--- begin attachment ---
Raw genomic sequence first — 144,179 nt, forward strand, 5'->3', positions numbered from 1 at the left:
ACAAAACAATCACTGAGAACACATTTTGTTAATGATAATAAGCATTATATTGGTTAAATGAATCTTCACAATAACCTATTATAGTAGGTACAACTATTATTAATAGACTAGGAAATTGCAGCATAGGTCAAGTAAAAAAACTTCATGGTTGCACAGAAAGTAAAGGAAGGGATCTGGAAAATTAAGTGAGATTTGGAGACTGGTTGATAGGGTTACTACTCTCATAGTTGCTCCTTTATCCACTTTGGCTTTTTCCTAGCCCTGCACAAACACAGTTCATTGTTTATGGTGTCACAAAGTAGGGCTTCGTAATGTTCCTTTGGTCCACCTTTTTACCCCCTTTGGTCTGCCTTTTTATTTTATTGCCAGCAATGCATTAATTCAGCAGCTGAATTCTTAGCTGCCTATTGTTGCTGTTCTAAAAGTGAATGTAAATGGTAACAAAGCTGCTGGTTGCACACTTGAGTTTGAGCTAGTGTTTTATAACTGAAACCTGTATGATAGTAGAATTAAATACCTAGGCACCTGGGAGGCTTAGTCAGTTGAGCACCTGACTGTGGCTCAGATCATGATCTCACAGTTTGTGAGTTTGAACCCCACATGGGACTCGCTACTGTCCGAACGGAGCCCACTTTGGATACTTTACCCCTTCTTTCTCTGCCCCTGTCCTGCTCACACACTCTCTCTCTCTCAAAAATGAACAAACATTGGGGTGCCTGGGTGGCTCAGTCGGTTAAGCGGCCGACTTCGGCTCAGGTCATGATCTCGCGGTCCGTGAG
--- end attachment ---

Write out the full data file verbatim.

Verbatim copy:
Raw genomic sequence first — 144,179 nt, forward strand, 5'->3', positions numbered from 1 at the left:
ACAAAACAATCACTGAGAACACATTTTGTTAATGATAATAAGCATTATATTGGTTAAATGAATCTTCACAATAACCTATTATAGTAGGTACAACTATTATTAATAGACTAGGAAATTGCAGCATAGGTCAAGTAAAAAAACTTCATGGTTGCACAGAAAGTAAAGGAAGGGATCTGGAAAATTAAGTGAGATTTGGAGACTGGTTGATAGGGTTACTACTCTCATAGTTGCTCCTTTATCCACTTTGGCTTTTTCCTAGCCCTGCACAAACACAGTTCATTGTTTATGGTGTCACAAAGTAGGGCTTCGTAATGTTCCTTTGGTCCACCTTTTTACCCCCTTTGGTCTGCCTTTTTATTTTATTGCCAGCAATGCATTAATTCAGCAGCTGAATTCTTAGCTGCCTATTGTTGCTGTTCTAAAAGTGAATGTAAATGGTAACAAAGCTGCTGGTTGCACACTTGAGTTTGAGCTAGTGTTTTATAACTGAAACCTGTATGATAGTAGAATTAAATACCTAGGCACCTGGGAGGCTTAGTCAGTTGAGCACCTGACTGTGGCTCAGATCATGATCTCACAGTTTGTGAGTTTGAACCCCACATGGGACTCGCTACTGTCCGAACGGAGCCCACTTTGGATACTTTACCCCTTCTTTCTCTGCCCCTGTCCTGCTCACACACTCTCTCTCTCTCAAAAATGAACAAACATTGGGGTGCCTGGGTGGCTCAGTCGGTTAAGCGGCCGACTTCGGCTCAGGTCATGATCTCGCGGTCCGTGAG